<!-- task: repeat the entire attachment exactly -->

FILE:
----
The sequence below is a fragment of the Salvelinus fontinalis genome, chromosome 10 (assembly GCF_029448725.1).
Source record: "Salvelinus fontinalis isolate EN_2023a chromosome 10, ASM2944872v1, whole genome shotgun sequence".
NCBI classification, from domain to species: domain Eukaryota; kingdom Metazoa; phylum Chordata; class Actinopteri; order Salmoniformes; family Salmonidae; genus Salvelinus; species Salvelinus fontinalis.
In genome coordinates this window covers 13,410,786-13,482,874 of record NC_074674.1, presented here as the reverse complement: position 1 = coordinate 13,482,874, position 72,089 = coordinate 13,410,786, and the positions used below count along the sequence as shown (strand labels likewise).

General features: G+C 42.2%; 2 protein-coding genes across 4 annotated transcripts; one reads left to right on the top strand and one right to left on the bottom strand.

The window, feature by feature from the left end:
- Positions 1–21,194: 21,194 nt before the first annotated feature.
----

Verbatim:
The sequence below is a fragment of the Salvelinus fontinalis genome, chromosome 10 (assembly GCF_029448725.1).
Source record: "Salvelinus fontinalis isolate EN_2023a chromosome 10, ASM2944872v1, whole genome shotgun sequence".
NCBI classification, from domain to species: domain Eukaryota; kingdom Metazoa; phylum Chordata; class Actinopteri; order Salmoniformes; family Salmonidae; genus Salvelinus; species Salvelinus fontinalis.
In genome coordinates this window covers 13,410,786-13,482,874 of record NC_074674.1, presented here as the reverse complement: position 1 = coordinate 13,482,874, position 72,089 = coordinate 13,410,786, and the positions used below count along the sequence as shown (strand labels likewise).

General features: G+C 42.2%; 2 protein-coding genes across 4 annotated transcripts; one reads left to right on the top strand and one right to left on the bottom strand.

The window, feature by feature from the left end:
- Positions 1–21,194: 21,194 nt before the first annotated feature.